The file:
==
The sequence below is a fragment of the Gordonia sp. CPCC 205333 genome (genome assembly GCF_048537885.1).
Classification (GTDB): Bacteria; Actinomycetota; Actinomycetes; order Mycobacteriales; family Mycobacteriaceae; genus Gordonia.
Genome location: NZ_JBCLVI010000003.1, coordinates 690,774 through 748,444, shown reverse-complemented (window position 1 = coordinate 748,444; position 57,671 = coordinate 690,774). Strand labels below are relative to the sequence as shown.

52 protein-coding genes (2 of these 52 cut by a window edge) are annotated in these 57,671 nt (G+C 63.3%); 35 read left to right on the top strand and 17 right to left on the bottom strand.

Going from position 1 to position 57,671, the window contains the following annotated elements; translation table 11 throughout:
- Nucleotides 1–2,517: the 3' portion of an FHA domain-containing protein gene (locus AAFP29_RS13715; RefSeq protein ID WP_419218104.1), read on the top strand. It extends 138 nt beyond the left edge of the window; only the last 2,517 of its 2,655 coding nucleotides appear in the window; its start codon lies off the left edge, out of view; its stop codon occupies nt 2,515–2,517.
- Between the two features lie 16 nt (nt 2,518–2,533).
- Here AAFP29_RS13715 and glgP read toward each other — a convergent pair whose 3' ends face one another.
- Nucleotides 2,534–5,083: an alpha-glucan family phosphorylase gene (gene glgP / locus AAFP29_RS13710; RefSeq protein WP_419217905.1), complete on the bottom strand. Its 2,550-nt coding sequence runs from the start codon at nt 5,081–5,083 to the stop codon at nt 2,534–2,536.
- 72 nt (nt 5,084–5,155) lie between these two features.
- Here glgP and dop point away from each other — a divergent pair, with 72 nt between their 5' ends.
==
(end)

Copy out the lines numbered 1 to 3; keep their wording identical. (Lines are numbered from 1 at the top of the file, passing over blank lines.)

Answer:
The sequence below is a fragment of the Gordonia sp. CPCC 205333 genome (genome assembly GCF_048537885.1).
Classification (GTDB): Bacteria; Actinomycetota; Actinomycetes; order Mycobacteriales; family Mycobacteriaceae; genus Gordonia.
Genome location: NZ_JBCLVI010000003.1, coordinates 690,774 through 748,444, shown reverse-complemented (window position 1 = coordinate 748,444; position 57,671 = coordinate 690,774). Strand labels below are relative to the sequence as shown.